homogeneous

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English[edit]

Etymology[edit]

From Medieval Latin homogeneus, from Ancient Greek ὁμογενής (homogenḗs, of the same race, family or kind), from ὁμός (homós, same) + γένος (génos, kind). Compare homo- (same) and -ous, adjectival suffix.

Pronunciation[edit]

  • (UK) IPA(key): /ˌhɒ.məˈdʒiː.nɪəs/, /həˈmɒ.dʒɪ.nəs/
  • (US) IPA(key): /ˌhoʊ.moʊˈdʒiː.niəs/, /həˈmɒ.dʒɪ.nəs/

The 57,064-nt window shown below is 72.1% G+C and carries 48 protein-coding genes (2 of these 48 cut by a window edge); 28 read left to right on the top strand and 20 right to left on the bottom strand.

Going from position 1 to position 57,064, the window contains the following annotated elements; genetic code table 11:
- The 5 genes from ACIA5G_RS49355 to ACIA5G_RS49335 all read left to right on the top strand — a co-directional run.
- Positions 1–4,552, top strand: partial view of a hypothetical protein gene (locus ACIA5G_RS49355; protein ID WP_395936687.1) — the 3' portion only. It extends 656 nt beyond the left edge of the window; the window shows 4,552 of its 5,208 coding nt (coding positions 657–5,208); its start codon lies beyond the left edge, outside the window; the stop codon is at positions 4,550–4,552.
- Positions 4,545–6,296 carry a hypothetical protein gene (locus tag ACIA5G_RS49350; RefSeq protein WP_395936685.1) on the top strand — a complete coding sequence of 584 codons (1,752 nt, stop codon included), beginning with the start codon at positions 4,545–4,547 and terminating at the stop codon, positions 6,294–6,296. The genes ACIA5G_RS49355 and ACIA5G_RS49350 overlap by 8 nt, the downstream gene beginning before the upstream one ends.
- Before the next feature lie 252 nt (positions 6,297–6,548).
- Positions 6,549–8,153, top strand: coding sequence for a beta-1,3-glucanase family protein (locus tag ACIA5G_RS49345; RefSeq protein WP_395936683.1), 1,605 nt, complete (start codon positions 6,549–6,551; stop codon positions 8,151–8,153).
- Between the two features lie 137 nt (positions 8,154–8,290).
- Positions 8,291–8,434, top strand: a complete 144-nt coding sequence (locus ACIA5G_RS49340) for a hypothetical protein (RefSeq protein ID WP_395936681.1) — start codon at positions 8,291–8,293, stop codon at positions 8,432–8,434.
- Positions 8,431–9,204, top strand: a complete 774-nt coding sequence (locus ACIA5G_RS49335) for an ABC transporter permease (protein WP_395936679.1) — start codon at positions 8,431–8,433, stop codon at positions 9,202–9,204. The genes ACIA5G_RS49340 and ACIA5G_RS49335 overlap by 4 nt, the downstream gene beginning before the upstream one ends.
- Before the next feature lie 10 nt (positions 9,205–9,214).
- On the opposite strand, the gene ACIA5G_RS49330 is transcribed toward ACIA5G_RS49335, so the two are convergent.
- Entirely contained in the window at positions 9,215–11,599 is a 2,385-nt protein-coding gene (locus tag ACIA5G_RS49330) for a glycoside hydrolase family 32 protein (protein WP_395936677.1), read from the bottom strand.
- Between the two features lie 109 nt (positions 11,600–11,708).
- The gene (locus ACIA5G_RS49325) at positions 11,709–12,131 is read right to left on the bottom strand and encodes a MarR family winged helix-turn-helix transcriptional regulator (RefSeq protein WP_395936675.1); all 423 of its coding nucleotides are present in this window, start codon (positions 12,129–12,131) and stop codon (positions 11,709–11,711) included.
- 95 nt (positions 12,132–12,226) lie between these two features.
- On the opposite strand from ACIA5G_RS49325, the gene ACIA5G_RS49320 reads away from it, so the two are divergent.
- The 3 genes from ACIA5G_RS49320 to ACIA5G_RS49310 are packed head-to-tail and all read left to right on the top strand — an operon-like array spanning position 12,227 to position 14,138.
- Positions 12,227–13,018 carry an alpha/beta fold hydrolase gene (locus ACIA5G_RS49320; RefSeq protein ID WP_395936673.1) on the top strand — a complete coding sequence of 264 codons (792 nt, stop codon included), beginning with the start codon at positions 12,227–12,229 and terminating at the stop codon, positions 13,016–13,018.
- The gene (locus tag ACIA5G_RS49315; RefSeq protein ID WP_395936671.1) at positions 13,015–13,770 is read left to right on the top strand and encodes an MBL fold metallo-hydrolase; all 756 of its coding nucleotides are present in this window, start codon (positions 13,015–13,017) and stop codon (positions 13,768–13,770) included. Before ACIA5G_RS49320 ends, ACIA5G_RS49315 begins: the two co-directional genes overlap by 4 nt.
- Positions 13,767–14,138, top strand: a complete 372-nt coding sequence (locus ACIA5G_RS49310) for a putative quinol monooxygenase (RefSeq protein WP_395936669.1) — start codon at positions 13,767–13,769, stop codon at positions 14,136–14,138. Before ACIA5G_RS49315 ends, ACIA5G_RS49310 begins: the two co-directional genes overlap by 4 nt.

• (file)
  • (file)

Adjective[edit]

homogeneous (not comparable)

  1. Of the same kind; alike, similar.
  2. Having the same composition throughout; of uniform make-up.
    • 1946, Bertrand Russell, History of Western Philosophy, I.25:
      Their citizens were not of homogenous origin, but were from all parts of Greece.
  3. (chemistry) in the same state of matter.
  4. (mathematics) Of which the properties of a smaller set apply to the whole; scalable.
    The function f(x,y)=x2+y2 is homogeneous of degree 2 because f(αx,αy)=α2f(x,y).

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Translations[edit]

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